Discovering eternal life—here and now
As many around the world grieve for loved ones lost during the pandemic, many more yearn to comfort their neighbors and find a way to ease the pain. Where can we look for help?
Research by a growing number of scientists offers a window on some answers. In the last few decades, these individuals have been documenting a more expansive sense of life—that life continues after what appears to be physical death. Dr. Pim van Lommel, a Dutch cardiologist, has chronicled a number of experiences related by people who had been declared dead, with no measurable brain activity. After being resuscitated, these individuals told of consciousness that continued after all physical signs of life had ceased (see Pim van Lommel, M.D., Consciousness Beyond Life: The Science of the Near-Death Experience).
This scientific research supports a significant point made by the Discoverer of Christian Science, Mary Baker Eddy: that life is a continuous, eternal fact for all of us. When we understand this, we not only find comfort, but can also begin to experience a fuller, more uninterrupted sense of life.
There have been two times in my life when I thought I was going to die before morning—one was due to a severe accident, the other to a serious illness. Not only did I survive the night, but in both cases I was significantly better by morning and was soon completely healed.
What happened? Over the years, an awareness that life is neither confined to mortality nor a fragile thread easily broken had been growing as I studied the Bible along with Science and Health with Key to the Scriptures by Mary Baker Eddy. This conviction was in place when I needed it most. A tangible sense of the divine nature of eternal life lifted me out of the darkness of impending death.
In the Bible, Jesus Christ promises, “Anyone who hears my word and believes him who sent me has eternal life” (John 5:24, New Revised Standard Version). The life Jesus spoke of and demonstrated throughout his ministry is something so immense that it’s possible to recognize it as infinite and eternal. And a variety of accounts in the Bible hint at this life that extends beyond the grave. There are records of Enoch and Elijah, two Old Testament figures, who appeared to ascend without a death process. During Jesus’ ministry, Moses and Elijah (who had been gone for centuries) appeared in recognizable form to Jesus and three of his disciples during what is known as the transfiguration. And following his crucifixion, Jesus was present with his followers before his ascension.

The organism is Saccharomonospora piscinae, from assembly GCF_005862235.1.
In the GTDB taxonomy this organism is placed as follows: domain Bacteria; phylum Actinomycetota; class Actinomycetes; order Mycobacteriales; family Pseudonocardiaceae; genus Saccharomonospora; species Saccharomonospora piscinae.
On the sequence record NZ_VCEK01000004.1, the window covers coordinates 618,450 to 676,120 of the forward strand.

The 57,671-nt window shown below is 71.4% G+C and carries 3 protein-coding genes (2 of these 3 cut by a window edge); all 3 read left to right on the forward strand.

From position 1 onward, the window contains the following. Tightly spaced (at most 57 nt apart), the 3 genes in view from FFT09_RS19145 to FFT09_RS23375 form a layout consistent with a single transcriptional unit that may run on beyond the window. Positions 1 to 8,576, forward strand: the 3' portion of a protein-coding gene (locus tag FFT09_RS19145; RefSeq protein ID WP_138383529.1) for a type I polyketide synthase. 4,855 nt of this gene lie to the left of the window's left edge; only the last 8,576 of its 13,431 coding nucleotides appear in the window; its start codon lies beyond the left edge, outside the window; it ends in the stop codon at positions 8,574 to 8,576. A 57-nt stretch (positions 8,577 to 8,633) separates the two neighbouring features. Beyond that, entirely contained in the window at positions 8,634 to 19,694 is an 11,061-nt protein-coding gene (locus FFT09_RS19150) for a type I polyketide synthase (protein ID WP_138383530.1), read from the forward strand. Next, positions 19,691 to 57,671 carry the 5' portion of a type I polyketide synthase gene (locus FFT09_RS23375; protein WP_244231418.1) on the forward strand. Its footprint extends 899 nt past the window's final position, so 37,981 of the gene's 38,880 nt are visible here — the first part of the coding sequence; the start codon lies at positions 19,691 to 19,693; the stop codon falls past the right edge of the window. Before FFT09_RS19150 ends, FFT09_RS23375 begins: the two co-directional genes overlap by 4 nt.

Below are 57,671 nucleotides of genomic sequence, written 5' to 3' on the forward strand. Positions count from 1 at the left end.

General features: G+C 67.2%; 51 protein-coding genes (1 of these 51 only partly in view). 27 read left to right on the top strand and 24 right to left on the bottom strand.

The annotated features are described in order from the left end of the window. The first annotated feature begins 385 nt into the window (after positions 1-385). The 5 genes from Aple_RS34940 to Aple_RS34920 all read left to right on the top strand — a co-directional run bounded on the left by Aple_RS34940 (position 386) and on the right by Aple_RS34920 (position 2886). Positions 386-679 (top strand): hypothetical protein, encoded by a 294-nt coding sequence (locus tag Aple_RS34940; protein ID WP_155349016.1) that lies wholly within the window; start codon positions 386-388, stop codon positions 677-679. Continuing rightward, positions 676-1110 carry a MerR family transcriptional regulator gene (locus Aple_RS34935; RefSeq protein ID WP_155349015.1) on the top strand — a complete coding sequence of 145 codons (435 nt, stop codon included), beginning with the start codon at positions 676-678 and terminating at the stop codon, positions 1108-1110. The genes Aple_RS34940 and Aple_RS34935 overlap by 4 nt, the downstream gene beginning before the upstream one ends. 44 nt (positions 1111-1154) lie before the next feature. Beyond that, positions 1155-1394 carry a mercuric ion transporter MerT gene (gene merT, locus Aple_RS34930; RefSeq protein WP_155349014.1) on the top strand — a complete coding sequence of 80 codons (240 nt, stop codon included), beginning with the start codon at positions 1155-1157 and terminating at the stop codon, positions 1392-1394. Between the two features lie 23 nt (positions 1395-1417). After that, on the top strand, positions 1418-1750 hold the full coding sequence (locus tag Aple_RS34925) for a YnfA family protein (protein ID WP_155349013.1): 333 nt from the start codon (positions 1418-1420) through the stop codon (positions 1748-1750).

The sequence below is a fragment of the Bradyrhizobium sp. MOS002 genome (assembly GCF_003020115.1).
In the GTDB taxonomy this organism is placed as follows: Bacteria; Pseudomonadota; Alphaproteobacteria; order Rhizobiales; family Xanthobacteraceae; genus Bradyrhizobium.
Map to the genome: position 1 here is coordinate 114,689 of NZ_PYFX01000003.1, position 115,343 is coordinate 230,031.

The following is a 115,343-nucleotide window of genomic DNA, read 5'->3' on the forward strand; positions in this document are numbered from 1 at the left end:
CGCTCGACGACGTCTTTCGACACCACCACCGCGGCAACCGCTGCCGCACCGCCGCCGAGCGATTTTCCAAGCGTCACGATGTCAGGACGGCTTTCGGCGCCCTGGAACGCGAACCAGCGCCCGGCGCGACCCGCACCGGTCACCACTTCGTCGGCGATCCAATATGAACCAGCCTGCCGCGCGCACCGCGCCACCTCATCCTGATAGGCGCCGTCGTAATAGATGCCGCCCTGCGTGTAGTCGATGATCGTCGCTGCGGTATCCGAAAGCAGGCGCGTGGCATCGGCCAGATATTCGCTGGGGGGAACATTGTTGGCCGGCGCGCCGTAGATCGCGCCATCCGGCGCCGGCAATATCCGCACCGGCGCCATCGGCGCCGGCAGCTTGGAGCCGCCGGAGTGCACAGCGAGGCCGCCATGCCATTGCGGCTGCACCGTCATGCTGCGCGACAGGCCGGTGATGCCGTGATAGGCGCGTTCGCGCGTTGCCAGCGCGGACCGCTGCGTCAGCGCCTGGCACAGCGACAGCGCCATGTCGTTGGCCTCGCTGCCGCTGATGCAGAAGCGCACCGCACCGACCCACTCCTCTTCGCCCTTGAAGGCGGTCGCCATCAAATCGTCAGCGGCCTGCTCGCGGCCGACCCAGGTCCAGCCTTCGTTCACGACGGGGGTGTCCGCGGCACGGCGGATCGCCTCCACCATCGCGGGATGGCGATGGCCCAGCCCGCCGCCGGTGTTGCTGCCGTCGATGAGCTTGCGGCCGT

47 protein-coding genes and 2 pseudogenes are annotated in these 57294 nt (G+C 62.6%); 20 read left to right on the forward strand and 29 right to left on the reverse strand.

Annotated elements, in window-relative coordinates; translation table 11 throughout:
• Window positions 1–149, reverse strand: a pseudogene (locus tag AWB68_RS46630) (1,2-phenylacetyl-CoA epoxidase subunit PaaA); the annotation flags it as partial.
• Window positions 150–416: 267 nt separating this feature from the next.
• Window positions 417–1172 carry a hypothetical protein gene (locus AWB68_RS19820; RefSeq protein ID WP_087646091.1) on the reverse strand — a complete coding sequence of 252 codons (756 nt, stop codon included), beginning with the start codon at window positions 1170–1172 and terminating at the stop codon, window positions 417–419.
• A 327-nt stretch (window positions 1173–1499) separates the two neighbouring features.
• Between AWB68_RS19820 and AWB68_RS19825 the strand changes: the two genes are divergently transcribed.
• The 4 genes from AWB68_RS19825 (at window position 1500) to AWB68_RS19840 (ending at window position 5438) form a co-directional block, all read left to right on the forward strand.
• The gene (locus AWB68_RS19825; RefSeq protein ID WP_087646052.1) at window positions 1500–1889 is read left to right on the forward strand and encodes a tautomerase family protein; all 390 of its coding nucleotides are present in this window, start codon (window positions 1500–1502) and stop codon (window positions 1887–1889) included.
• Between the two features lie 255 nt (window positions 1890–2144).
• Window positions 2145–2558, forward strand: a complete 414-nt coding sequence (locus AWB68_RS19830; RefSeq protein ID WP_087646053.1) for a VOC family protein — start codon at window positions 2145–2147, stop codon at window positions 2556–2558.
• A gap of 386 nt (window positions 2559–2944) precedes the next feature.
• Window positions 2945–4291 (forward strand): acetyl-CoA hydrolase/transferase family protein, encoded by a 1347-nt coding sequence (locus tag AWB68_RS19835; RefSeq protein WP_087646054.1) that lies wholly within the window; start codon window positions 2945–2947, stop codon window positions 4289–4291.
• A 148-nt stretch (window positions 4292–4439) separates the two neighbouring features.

Science and Health explores the essence of real, spiritual existence. It identifies God as Life—as immortal, boundless being—and each of us as God’s creation, inherently including all the characteristics of Life. “Like father, like son,” as the saying goes.
Life is one—is spiritual, is in and of God here, now, and always.
This means our true identity is spiritual. This identity is beyond anything mortal—as is our life. And this life isn’t separated into two halves—one here and one beyond the grave—but is one, is spiritual, is in and of God here, now, and always. Grasping this fact lifts our thought into a recognition of the infinite, as it did for me when I was facing the possibility of death.
Eddy explains this in Science and Health where she writes: “One moment of divine consciousness, or the spiritual understanding of Life and Love, is a foretaste of eternity. This exalted view, obtained and retained when the Science of being is understood, would bridge over with life discerned spiritually the interval of death, and man would be in the full consciousness of his immortality and eternal harmony, where sin, sickness, and death are unknown” (p. 598 ).
What a promise this is! No matter how dire the circumstances we might be facing, the present and forever reality is eternal life. Life that is defined by God, who is infinite Life itself. When prayer helps us accept this fact, we can see beyond the limited view of life as beginning at birth and ending with death. Knowing this also takes us beyond grief, to gratitude for the ongoing spiritual life of family members or friends who have passed away, as this week’s article by Anna-Zoë Herr so inspiringly illustrates.
This line from one of Eddy’s poems sums it up perfectly: “O Life divine, that owns each waiting hour” (Poems, p. 4 ). Wherever we are in our journey, we can trust this understanding of divine Life to lift us into an exquisite sense of ongoing being.
Deborah Huebsch, Guest Editorial Writer